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March 2006 Issue

Mary Mahoney, MD, with award-winner John Flege, MD, at the 2006 Business Courier Health Care Heroes awards dinner.
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Cincinnati Cardiac Icon Wins 'Lifetime Hero' Award

By Amanda Harper
Published March 2006

Despite the fact he's been practicing and developing innovative cardiac surgery techniques for 50 years, John Flege, MD, remains a startlingly modest guy who still works tirelessly every day to put the best interests of his patients first.

The UC cardiac surgeon and professor of surgery recently received the 2006 Lifetime Achievement Award from the Business Courier at its Health Care Heroes awards ceremony. Unanimously selected by a committee of community leaders, he joins an elite group of Tristate people who have made major contributions to medicine.

"Tonight, I've been characterized as a pioneer in cardiac surgery," said Dr. Flege during his acceptance speech, "but it's important to recognize the grandfathers and great grandfathers ahead of me who paved the way--as well as the legions of dedicated nurses and support personnel. Without them, we couldn't have gotten started!

"I just want to be remembered for doing a decent job," he finished modestly. "I think I've done that."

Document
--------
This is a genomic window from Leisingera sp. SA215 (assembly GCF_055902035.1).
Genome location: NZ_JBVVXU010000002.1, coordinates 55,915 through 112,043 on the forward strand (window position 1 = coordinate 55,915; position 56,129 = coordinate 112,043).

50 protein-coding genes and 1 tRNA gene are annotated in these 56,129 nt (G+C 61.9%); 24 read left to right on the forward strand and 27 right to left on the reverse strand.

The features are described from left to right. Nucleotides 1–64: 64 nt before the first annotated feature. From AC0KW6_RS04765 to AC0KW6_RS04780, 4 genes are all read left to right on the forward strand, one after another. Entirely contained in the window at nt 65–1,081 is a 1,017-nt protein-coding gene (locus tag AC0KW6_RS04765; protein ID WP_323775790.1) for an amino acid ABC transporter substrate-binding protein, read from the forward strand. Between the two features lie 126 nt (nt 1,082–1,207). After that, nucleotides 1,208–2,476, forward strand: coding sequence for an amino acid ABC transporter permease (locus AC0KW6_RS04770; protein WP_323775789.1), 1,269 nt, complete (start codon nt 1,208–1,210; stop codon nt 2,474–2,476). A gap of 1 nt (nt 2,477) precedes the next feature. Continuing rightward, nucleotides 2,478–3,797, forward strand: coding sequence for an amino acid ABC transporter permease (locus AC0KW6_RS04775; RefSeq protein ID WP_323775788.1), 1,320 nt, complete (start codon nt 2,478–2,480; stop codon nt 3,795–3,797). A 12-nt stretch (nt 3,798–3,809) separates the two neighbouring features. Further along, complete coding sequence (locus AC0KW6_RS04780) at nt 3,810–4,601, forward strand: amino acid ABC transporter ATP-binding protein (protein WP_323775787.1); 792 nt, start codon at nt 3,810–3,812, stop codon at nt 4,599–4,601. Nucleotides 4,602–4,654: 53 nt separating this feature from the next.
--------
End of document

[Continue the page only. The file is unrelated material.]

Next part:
Most people would say Dr. Flege was a shoo-in for the award. That's because he's not only thought of as a leader in cardiac surgery, he's also been a teacher and a role model for generations of medical students and trainees.

"Dr. Flege is one of the best teaching professors in the cardiac world," says Randall Wolf, MD, a fellow professor of surgery at UC. "He has mentored many surgeons--including me. Dr. Flege is very highly regarded as one of the finest thinkers and innovators in cardiac surgery."

Dr. Flege founded the cardiac surgery program at Christ Hospital in 1969. He continued to raise the level of surgical care in Cincinnati by revamping the cardiac surgery program at Jewish Hospital (1978) and founding the programs at University Hospital (1982) and St. Elizabeth Hospital (1983)--all of which continue to excel today.

"I'm always searching for a better way of doing things," says Dr. Flege. "You must stimulate intellectual curiosity before you can be truly innovative."

Dr. Flege was not the only UC faculty member honored at the event. Judith Spilker, of emergency medicine, won the Health Care Hero provider category, while Lynne Wagoner, MD, of internal medicine, was named a finalist.

Surgeon Randall Wolf, MD, won the innovator category, and Stephen Page, PhD, of physical medicine and rehabilitation, was a finalist. The Southeastern Indiana Cancer Health Network, founded by College of Nursing faculty members Adrianne Lane and Mimi Martin, received the community outreach award.

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